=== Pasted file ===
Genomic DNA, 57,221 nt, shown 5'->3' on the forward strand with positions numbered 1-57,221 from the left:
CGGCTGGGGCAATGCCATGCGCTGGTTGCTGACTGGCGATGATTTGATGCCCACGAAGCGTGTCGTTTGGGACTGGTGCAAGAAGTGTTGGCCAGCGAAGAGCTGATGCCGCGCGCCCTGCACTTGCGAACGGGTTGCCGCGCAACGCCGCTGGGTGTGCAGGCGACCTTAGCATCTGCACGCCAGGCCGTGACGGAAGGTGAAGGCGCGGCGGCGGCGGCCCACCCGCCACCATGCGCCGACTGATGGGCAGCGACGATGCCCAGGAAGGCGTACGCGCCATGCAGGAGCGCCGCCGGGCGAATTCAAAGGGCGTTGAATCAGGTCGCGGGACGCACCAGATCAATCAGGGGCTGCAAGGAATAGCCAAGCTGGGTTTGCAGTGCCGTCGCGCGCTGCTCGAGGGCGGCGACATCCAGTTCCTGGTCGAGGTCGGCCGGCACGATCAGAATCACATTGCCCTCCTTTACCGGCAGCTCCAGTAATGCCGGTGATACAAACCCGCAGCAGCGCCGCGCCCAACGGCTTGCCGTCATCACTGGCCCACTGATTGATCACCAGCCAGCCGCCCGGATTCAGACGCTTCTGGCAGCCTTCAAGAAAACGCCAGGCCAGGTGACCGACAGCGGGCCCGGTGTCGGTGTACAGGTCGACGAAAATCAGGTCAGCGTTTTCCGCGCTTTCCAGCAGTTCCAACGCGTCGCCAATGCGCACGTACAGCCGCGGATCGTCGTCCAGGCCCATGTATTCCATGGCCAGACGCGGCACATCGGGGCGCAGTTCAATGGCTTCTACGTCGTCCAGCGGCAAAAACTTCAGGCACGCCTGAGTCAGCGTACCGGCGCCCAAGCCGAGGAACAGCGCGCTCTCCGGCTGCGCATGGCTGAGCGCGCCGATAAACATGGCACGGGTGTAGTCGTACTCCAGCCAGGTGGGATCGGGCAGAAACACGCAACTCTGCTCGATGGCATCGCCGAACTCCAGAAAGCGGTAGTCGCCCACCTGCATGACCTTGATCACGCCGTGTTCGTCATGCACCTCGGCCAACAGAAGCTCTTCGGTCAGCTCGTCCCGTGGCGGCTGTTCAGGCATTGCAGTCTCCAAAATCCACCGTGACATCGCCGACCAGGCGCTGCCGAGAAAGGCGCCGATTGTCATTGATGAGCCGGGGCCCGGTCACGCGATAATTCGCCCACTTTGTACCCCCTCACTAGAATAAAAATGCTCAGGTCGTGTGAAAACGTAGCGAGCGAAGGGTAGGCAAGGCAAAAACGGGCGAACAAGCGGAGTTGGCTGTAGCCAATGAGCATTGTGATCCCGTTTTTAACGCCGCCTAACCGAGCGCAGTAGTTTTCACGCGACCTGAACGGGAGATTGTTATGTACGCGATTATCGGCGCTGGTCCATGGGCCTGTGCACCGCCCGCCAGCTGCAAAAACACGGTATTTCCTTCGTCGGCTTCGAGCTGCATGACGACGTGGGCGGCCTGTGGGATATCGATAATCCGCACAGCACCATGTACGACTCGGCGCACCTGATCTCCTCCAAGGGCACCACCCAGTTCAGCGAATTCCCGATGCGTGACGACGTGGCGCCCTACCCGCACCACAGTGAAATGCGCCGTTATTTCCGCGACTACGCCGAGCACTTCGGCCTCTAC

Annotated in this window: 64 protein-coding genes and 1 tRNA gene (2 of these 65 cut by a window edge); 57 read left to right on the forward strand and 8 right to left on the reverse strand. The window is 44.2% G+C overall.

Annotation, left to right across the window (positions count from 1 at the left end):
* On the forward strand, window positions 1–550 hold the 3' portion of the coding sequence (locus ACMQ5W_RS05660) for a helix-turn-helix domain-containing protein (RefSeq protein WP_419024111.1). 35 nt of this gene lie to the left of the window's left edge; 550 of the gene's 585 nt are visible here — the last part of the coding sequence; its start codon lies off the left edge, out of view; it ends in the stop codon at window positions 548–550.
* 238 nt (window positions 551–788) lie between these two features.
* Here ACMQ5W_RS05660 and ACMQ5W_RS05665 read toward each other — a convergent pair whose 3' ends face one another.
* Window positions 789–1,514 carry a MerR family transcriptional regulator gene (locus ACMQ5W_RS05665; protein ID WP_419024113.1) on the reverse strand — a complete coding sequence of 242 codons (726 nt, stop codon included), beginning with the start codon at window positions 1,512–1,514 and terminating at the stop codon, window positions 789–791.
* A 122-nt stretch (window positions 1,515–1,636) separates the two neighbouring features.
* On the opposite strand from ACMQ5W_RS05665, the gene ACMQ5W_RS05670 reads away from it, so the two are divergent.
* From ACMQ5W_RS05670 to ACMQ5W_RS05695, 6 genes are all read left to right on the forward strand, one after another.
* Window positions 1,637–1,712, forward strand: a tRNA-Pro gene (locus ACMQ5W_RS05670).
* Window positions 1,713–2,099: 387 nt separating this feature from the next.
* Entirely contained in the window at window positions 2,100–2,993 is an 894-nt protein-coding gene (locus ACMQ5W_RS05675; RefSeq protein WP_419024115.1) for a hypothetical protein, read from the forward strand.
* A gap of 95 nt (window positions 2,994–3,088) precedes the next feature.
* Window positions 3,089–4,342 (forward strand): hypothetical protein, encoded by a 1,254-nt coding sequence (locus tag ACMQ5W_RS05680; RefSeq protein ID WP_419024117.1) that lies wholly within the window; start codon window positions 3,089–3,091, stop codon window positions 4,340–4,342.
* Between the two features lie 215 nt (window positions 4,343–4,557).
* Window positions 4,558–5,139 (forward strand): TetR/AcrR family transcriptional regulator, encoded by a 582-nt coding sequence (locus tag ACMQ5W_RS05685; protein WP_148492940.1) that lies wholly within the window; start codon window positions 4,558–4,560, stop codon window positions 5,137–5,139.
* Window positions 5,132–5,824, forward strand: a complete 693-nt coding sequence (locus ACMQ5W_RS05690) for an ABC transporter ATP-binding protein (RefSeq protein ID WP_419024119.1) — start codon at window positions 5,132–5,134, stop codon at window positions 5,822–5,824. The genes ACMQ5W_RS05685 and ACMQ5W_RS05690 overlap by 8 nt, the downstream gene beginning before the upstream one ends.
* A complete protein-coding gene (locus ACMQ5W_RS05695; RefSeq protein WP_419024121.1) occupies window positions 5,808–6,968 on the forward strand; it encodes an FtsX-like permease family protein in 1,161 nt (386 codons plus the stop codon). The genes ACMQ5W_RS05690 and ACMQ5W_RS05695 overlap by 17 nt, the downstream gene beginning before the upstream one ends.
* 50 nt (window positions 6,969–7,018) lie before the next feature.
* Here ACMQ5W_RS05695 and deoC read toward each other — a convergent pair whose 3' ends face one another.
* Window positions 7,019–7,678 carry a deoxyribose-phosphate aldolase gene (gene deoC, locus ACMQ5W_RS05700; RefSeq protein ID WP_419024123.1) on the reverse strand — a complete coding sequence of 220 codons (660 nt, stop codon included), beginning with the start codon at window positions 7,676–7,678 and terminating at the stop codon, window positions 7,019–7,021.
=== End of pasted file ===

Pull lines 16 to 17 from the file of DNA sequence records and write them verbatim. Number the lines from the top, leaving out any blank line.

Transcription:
* Window positions 3,089–4,342 (forward strand): hypothetical protein, encoded by a 1,254-nt coding sequence (locus tag ACMQ5W_RS05680; RefSeq protein ID WP_419024117.1) that lies wholly within the window; start codon window positions 3,089–3,091, stop codon window positions 4,340–4,342.
* Between the two features lie 215 nt (window positions 4,343–4,557).